When we left off with this installment, Corné Heijnen and The Rotterdam Trojans had just won the National Championship. Football continues outside the United States (and surrounding areas that watch and/or play), believe it or not.
Enter a new subject to share his story, Mr. Gert-Jan Bruinsma. His football story begins around 1981-82 when he experienced his first full-contact football practice for a newly-started team: the Mountaineers. His recollection was a bit more physical in nature than our last player.
“Watching it, I immediately fell in love with it. I liked the hitting. All I knew was martial arts. In this game, I was allowed to hit, smash and make takedowns without getting punished for it. My first practice was great. In that time it was hard to get equipment especially if you didn't had the sources. So I was forced to practice without some. Half a year later I finally got my stuff. I felt like a gladiator. Kaboom — full speed hits and tackles; great,” he said.
Bruinsma spoke of his coach at that time, Jim Duckett, and described him as “a special man with his heart at the right place who taught us all the principles.” This was about the same time that quite a few teams were also in their preliminary stage — when football was booming. Teams such as the Amsterdam Rams, Crusaders Utrecht Vikings, and Den Hague Raiders. Note how some of their names are replicas of NFL teams. Thy also had two divisions.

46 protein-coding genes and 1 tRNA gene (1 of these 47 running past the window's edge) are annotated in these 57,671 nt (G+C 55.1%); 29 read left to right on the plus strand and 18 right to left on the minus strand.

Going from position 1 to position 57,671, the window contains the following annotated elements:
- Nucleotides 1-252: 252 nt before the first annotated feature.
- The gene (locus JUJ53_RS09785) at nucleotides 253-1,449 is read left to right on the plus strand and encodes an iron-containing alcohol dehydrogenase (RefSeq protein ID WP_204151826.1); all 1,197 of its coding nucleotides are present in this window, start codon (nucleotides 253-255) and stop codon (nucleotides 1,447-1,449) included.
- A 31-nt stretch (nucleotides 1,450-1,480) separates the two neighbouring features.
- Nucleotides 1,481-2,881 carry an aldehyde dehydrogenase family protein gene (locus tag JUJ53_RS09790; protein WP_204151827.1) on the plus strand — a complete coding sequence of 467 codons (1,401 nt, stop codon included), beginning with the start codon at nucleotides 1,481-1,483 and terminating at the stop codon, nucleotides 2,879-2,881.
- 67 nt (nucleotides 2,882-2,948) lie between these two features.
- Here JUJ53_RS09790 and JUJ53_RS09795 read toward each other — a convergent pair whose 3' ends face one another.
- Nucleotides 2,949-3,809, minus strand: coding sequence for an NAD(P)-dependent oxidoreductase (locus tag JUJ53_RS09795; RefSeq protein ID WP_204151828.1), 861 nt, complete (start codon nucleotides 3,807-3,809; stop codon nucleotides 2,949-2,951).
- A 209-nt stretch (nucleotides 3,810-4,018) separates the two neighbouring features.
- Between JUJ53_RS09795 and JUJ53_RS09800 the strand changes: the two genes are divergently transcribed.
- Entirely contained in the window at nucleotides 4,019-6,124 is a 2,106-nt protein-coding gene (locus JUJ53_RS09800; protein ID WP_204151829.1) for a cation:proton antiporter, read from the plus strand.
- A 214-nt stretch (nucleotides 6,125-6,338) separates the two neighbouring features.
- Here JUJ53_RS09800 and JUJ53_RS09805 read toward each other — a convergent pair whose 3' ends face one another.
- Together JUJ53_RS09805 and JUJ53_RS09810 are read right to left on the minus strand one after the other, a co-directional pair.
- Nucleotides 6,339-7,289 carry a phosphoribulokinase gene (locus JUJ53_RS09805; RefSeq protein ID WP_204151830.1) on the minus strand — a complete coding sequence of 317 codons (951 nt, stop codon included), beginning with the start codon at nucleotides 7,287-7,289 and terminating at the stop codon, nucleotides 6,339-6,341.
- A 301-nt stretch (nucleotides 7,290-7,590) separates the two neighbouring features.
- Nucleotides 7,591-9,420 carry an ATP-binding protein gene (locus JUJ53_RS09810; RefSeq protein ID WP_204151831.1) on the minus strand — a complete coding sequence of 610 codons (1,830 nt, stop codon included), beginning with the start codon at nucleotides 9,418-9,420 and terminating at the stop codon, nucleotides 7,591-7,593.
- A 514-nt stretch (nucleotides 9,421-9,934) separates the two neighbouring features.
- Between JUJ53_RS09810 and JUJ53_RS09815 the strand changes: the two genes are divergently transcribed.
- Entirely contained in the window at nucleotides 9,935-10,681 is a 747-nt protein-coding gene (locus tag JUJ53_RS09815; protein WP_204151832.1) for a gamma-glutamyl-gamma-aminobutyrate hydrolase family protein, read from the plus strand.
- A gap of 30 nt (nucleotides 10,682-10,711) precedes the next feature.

His Mountaineers were in the South which had three teams: Mountaineers, Wolverines and Jaguars. Some were teams that had a “harder start.” Apparently, teams like the Rams had about 40 players, whereas smaller teams (like the Mountaineers) had about 20, if they were lucky. They played what was referred to as Iron Man Football: offense, then defense, then special teams. Never coming off of the field so that a “team” was on the field at all times. The New York Football Giants love versatile players, but ones that could hardly move in the days after a game would never make it! An interesting fact from that time of a one league, 2 division time: they were only allowed to have four US players on the roster and could only let them play two at the time. There will be more to come from Bruinsma and how his football “quest” began. He’s currently in MMA fights.
One other player/coach of interest (who is also an admitted New England Patriots fan) is Mr. Joost VandenBogert. He started playing in 1986, and played with our “patriot” of Giants 101’s delve into all-things-football in Europe, Corné Heijnen. VandenBogert is currently also with the Rotterdam Trojans and echoes the fact that last weekend, they capped off an undefeated inaugural season (10-0) with the D3 championship. He underplays his time as a quarterback that actually played and had a brief stint with the Amsterdam Admirals (of the now-defunct NFL Europe) where he worked with the likes of NFL-caliber quarterbacks, Kurt Warner and Jake Delhomme under the offensive coordination of Joe Clark under head coach Al Luginbill. Joost also had coaching internships with the St. Louis Rams and LockHaven Bald Eagles in 1998. He recently visited stateside to Boise State University as a “refreshment course.” Word is that BSU also has a large Dutch connection.
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